Week ending Friday October 13th 2017
Market indicators took a breather last week after a few weeks of sustained optimism had modestly lit up growth expectations and our NGDP Forecast. The Fed questioning its understanding of the economy, especially the drivers of inflation, is perversely positive for the inflation outlook. If markets do not believe that the Fed has a weakened belief in the Phillips Curve, then it is more likely that Phillips Curve-like outcomes will occur.
The very strong equity-reporting season was anticipate, so actual equity earnings reports are a bit on the disappointing side of things. Therefore, equities flat lined, but at the record levels recently achieved.
Bond yields fell back on Friday as the CPI inflation data showed yet another month of zero price pressures. No surprise to us given the Fed tightening bias but puzzling for the Fed and much of the market. Retail sales figures were confused, headline looked stronger than expected but underlying looked as weak as expected.
Some very diverging trends in the non-hard data from the week. The small business NFIB showed an unexpected, non-weather-related drop in confidence during September – more in line with what we would expect to occur. Consumers, on the other hand showed a remarkable rally in sentiment judging by the UMich surveys of current conditions and future expectations, admittedly for October.
Fed puzzlement is an action too
The battle remains between a puzzled Fed sending out signals that it is going to be less aggressive in monetary tightening because of its puzzlement at weak inflation and wage growth trends while still actively raising rates and beginning to cuts its balance sheet. Expectations normally trump actions, but are the changes in Fed expectations firm enough to achieve this goal? Market expectations of the Fed’s future actions always constitute an action but they are sometimes hard to divine in the absence of an NGDP Futures market.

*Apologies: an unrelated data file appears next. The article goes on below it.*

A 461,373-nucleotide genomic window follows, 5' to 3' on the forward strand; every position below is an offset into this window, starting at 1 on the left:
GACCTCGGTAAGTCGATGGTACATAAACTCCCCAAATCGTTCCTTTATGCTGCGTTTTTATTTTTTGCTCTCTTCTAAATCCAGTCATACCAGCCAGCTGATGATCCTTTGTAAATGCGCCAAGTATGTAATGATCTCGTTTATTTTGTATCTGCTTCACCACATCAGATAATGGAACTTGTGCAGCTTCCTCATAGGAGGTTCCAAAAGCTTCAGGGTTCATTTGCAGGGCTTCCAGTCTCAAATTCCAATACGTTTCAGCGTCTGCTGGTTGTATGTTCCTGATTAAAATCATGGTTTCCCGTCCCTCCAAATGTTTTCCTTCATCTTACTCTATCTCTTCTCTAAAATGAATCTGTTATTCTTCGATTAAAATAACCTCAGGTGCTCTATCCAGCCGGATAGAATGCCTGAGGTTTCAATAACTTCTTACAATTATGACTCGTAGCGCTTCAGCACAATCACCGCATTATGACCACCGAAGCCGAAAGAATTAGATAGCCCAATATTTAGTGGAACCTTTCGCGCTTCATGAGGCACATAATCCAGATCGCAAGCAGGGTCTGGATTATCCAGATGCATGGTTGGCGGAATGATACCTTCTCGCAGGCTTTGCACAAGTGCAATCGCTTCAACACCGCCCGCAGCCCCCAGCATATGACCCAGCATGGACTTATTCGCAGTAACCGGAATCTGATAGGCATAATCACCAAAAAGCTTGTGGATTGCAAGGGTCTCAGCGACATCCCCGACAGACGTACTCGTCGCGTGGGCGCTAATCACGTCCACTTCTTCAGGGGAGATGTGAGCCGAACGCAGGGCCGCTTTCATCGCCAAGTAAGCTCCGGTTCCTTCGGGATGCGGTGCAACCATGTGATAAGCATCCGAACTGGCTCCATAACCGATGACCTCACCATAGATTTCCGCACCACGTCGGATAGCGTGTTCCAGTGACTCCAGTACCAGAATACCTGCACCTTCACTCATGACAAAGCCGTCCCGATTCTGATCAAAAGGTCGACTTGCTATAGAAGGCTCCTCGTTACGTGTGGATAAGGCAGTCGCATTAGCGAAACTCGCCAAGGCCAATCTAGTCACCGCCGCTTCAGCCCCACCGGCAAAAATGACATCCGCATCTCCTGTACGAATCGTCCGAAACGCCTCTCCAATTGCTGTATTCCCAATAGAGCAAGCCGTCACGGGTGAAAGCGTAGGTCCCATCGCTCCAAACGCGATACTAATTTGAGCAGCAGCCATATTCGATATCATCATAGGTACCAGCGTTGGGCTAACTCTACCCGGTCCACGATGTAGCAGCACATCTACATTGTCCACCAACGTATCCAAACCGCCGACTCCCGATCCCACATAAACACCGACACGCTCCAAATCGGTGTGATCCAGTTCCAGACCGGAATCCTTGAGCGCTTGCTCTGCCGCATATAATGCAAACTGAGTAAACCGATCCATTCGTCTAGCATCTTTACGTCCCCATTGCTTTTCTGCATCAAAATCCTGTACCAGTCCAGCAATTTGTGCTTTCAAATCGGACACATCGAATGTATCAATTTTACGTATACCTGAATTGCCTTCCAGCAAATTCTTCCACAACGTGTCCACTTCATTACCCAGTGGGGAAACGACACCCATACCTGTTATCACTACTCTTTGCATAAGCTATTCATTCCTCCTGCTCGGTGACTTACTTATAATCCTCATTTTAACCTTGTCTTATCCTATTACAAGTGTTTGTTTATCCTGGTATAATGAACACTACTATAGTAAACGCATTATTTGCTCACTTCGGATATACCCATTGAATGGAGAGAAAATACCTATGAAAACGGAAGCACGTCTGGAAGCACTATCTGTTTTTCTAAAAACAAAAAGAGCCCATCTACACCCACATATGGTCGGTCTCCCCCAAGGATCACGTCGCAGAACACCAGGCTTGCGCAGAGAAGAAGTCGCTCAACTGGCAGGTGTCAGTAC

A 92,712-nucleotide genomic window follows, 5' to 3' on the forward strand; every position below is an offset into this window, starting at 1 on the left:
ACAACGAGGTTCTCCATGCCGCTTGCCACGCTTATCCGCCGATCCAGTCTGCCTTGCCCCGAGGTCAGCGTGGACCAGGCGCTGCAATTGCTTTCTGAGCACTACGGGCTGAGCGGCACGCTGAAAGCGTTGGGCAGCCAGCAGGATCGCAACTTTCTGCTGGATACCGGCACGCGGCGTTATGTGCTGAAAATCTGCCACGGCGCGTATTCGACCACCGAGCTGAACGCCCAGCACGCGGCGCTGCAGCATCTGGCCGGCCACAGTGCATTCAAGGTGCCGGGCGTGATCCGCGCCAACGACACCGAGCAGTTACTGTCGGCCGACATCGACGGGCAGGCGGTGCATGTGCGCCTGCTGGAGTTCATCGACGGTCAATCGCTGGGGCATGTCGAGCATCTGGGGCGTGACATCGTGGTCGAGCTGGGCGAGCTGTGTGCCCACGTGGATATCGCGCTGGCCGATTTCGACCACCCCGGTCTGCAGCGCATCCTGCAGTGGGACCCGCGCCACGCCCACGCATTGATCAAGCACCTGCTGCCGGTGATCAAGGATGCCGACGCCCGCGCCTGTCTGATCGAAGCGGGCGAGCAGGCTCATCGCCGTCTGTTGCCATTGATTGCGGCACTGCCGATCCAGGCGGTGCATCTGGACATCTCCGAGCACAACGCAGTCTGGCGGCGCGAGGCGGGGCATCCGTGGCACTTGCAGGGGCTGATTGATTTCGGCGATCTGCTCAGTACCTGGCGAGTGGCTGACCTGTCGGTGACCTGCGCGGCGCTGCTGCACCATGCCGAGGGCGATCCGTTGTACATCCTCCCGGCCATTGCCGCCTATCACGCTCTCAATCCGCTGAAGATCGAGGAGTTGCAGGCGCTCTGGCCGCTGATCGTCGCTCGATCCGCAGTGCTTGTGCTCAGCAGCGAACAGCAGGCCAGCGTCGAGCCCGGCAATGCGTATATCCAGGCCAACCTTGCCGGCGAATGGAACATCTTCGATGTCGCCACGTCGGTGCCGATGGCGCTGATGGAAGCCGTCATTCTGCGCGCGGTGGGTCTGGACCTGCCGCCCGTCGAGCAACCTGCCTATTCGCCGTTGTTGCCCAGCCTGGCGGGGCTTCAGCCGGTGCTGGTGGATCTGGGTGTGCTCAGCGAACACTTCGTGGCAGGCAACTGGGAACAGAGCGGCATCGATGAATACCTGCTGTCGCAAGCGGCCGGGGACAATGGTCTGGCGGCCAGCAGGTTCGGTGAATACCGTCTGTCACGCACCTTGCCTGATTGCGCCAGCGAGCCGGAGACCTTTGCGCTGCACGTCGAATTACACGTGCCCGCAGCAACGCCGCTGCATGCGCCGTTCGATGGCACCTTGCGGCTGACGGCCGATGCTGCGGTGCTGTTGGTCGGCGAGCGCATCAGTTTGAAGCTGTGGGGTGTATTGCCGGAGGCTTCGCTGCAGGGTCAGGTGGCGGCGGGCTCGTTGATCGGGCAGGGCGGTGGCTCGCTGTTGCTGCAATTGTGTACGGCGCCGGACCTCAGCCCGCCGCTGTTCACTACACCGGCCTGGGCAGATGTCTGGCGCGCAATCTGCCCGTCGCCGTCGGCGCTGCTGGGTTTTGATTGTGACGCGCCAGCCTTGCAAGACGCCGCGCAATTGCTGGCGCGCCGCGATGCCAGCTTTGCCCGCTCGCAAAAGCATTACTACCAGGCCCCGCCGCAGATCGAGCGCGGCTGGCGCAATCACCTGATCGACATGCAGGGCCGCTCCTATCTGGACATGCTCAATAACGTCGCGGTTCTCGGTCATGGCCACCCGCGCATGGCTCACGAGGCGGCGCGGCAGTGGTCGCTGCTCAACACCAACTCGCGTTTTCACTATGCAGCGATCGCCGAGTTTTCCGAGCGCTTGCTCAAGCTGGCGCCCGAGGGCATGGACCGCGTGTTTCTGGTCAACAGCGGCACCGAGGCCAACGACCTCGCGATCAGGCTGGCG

ECB to spoil the party just as the music starts
The second biggest monetary bloc in the world, the EUR, also looks set to begin actively tightening its policy. A response to an apparently strong turn up in nominal growth in the EUR bloc since the start of the year.
The lack of economic integration in the bloc means some smaller, poor countries have been seeing some very rapid nominal and real growth even if the overall acceleration in growth rates has been both short-term and modest. The nominal growth rates (see first table below) in some central and east European economies are quite remarkable, while Irish nominal growth remains as whacky as ever. The real growth rates have also become much healthier (see second table below) – not unrelated!